BERLIN — Two bomb alerts at the official residence of German President Roman Herzog in Berlin have caused little stir this summer.
After all, the American-made explosives discovered by construction workers had been buried for more than half a century - and bomb experts had already called on the stately castle more than 20 times last year to salvage undetonated ammunition from World War II.
The legacy of the Anglo-American air raids on Berlin in 1945 remains explosive. In a final blow to the Nazi regime, Allied planes dropped around 50,000 tons of bombs on the German capital. Now, as the city experiences a boom in construction, undetonated explosives are turning up almost daily.
Members of the city's war-materiel removal office pore over wartime aerial photographs to determine where undetonated bombs may still be hiding. "You can see if the bomb made a large or small crater," says Peter Jung, Berlin's chief ordnance technician. "If the crater is small, you can assume that the bomb didn't detonate."
Mr. Jung heads the police bomb squad that is called out three to four times a day. Sometimes the objects turn out to be firecrackers or other false alarms. But often the objects are explosives. Last year his nine-member team recovered 75 tons of unexploded ammunition, including 24 bombs weighing more than 100 pounds each.
Jung stresses that the danger to people is minimal, as long as civilians notify the police and do not tamper with the explosives. Ammunition has been found in places as varied as a church belfry and the construction site of the new chancery building.
In 1994, three construction workers were killed in an accident involving an undetonated bomb. In February, five children were injured after playing with a hand grenade found in a courtyard.
Even after 50 years buried underground, bombs can still explode. Jung says that a common World War II Soviet hand grenade has a safety catch only a little thicker then a paper clip. If the wire rusts through, the grenade can explode on its own.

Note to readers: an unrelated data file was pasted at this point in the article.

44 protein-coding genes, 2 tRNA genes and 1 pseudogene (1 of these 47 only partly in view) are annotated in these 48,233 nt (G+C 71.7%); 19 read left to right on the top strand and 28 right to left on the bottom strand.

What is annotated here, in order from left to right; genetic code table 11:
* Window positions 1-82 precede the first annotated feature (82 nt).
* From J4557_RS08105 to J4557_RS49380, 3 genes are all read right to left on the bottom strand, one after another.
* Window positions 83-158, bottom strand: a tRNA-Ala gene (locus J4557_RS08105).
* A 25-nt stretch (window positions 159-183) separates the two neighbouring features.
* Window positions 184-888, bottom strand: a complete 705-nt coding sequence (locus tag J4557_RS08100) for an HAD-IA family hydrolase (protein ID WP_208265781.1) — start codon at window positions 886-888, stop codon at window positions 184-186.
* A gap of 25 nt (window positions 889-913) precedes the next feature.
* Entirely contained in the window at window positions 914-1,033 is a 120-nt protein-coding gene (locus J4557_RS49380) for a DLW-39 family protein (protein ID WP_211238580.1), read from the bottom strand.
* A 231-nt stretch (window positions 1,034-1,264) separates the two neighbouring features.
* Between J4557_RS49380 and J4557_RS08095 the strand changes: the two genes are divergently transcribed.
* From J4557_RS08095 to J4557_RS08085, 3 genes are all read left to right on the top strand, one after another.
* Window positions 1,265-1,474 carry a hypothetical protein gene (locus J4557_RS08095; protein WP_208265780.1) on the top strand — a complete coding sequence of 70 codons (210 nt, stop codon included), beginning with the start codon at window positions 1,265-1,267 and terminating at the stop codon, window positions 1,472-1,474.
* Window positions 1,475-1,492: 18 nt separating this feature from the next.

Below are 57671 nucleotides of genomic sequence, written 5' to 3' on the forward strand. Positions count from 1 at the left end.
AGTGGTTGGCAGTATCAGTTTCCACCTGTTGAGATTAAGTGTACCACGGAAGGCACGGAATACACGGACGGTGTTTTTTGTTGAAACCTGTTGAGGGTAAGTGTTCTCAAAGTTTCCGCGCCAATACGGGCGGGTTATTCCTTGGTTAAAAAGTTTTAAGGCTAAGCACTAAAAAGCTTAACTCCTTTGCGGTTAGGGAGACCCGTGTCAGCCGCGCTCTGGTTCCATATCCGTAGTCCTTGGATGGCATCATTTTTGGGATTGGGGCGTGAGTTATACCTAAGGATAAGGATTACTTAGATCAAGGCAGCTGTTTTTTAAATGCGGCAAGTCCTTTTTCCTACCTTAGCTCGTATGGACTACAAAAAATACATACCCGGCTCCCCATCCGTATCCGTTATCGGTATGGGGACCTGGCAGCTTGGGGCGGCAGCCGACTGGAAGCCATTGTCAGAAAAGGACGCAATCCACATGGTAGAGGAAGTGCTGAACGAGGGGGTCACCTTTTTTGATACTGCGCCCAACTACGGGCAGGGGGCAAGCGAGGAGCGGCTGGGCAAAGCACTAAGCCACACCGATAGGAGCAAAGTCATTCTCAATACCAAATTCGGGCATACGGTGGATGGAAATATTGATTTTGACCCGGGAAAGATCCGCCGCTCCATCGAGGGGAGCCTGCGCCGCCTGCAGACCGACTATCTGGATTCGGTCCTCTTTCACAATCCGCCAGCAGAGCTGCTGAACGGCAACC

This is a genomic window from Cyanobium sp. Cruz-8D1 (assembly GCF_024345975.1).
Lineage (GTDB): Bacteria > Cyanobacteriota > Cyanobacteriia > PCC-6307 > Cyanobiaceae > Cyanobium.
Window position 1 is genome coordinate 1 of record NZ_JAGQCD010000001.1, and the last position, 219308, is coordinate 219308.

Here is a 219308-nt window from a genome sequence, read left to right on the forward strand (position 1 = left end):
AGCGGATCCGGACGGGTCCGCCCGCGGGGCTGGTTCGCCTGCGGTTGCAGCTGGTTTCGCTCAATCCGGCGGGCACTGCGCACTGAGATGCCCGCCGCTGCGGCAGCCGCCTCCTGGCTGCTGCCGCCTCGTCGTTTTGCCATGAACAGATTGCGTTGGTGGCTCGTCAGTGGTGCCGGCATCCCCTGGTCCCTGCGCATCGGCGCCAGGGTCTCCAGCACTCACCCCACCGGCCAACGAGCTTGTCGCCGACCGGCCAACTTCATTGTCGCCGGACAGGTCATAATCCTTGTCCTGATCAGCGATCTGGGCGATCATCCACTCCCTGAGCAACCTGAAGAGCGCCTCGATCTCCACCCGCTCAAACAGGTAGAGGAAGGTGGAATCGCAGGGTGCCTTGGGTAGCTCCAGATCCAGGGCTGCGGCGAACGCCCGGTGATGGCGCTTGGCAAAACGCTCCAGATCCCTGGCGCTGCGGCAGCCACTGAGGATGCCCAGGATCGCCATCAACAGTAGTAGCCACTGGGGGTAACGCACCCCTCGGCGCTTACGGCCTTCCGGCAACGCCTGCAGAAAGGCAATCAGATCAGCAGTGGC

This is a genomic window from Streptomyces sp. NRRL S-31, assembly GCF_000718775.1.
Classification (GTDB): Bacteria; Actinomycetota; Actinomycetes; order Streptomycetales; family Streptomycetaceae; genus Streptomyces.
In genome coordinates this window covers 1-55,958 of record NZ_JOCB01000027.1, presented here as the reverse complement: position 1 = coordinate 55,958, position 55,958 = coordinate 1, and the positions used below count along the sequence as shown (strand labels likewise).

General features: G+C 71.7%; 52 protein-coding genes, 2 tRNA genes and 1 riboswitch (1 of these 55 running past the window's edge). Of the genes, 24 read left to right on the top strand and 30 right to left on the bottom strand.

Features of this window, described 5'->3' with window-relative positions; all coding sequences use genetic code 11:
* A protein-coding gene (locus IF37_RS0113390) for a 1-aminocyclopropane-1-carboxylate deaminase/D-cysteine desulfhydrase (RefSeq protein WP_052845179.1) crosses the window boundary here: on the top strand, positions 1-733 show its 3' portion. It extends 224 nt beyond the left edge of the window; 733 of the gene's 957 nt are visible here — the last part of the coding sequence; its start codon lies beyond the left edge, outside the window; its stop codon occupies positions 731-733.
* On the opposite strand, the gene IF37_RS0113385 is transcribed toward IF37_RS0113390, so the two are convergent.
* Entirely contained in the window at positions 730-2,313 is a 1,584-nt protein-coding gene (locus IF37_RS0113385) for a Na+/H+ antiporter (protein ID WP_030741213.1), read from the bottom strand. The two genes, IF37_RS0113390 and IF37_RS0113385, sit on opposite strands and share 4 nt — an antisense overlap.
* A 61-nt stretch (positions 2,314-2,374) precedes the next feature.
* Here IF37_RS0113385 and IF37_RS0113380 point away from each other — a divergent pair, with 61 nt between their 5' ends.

One explosive that continues to pose a threat is a time-activated bomb, which is detonated by a chemical reaction. Although such bombs were designed to explode within 72 hours of impact, some have laid dormant for decades. These bombs, whose trigger mechanisms cannot be removed, must be detonated on the spot by bomb experts.
Half a century after the war's end, time bombs still explode in Oranienburg, a small town a few miles north of Berlin. In the past 25 years, four bombs self-detonated, and more than 40 have been discovered since 1990. Twice last winter, 8,000 inhabitants were evacuated while old American bombs were salvaged. Several schools were closed during the spring while experts searched for more unexploded bombs.
Sitting in his office at the Berlin "detonation grounds," Jung remains cool about his job. "I've always said that if you're afraid, you have to quit," he says, fiddling with a defused hand grenade. "We just have to be cautious."
A large man with a crewcut and dark green jumpsuit, Jung has been with the bomb squad for 10 years. As he walks through his workplace in a wooded area in southwest Berlin, Jung shows off recent discoveries: rusty bombs, artillery shells, rocket-launched grenades, and tank mines, neatly stacked in subterranean bunkers. Twice a year his team detonates the explosives on a nearby field.
Jung says his bomb squad will be busy for at least 20 more years, though the exact number of undiscovered explosives is difficult to estimate.
His work has become an unspectacular occurrence in the city. The last time his men rushed to the president's residence, the unperturbed Mr. Herzog headed to a popular shopping street to eat ice cream with his wife while he waited for an allclear.